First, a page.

India oil demand could lead to long-term trade with Europe , says WoodMac

Road improvements and traffic are among factors expected to cause a surge in oil demand.
Traffic stands congested outside the Tidel Park information technology (IT) hub in Chennai, Tamil Nadu, India, on Monday, July 21, 2014. Photographer: Sanjit Das/

A surge in oil demand in India could lead to long-term trade with Europe, according to analysts WoodMackenzie.

The country is expected to become the largest in the world for oil demand, overtaking China by 2024.

It will account for a third of global demand growth by 2035, surging to an additional 3.5million barrels per day due to an extra need for mobility, an expanding middle class and rising income levels.

However, the country’s refinery capacity addition to 2035 is only 400,000 barrels per day so supply will fail to keep up with demand growth.

In April, Saudi Aramco announced plans to build a 1.2billion barrel per day refinery around 215miles south of Mumbai.

Even with this added capacity though, it will still not be enough according to WoodMac, which could lead to gas imports from the US and Europe.

However, a long-haul trade will take time to establish “with concerns around security of supply”.

The likelihood of India producing extra refineries will depend on a range of factors such as infrastructure projects and improvements to fuel efficiency.

Research director Sushant Gupta said: “From a balanced position today, Indian public sector undertakings (PSUs) or refineries owned by national oil companies will become short on transport fuels at least until the 1.2 million b/d mega refinery, a proposed joint venture among Indian PSUs, Saudi Aramco and ADNOC, comes online.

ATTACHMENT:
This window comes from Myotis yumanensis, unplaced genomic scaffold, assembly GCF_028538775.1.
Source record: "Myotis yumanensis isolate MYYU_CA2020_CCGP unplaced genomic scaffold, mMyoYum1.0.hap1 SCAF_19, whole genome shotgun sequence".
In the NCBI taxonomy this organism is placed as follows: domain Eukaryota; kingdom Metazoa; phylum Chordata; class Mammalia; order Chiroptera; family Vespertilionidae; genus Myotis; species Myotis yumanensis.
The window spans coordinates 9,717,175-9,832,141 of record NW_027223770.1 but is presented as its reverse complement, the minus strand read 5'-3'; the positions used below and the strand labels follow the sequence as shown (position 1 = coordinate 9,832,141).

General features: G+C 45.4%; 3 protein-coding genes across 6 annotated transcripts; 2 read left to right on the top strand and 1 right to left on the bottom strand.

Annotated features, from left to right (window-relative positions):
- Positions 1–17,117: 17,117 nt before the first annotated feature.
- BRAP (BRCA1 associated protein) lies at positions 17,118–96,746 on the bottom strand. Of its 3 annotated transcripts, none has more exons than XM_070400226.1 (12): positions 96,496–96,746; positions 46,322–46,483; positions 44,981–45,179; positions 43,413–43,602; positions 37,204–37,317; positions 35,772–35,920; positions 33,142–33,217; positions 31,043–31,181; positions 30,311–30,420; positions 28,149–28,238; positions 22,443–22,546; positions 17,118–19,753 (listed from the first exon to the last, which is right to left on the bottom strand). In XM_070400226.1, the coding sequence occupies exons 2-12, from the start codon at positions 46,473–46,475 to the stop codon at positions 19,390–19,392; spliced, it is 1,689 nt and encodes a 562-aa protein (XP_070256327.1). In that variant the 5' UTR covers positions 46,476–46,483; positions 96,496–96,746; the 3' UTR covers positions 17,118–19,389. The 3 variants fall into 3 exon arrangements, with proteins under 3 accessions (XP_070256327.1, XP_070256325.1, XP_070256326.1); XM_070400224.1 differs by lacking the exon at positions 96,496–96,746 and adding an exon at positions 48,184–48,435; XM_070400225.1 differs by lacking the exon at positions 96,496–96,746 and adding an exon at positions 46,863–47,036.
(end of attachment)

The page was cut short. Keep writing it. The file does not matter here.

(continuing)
“So how much and how soon is the new refinery capacity needed in India? This depends on two main factors. First, the pace of oil demand growth and second whether private refiners would divert their large export volumes to the domestic market.

“We think the most likely situation is that India would need between 3.2 million b/d and 4.7 million b/d of new capacity out to 2035 to remain self-sufficient in transport fuels. So we are talking about a future capacity which is 1.7 to 2.0 times the current. This is clearly an uphill task, unless domestic refiners can commit to their planned capacity additions.”

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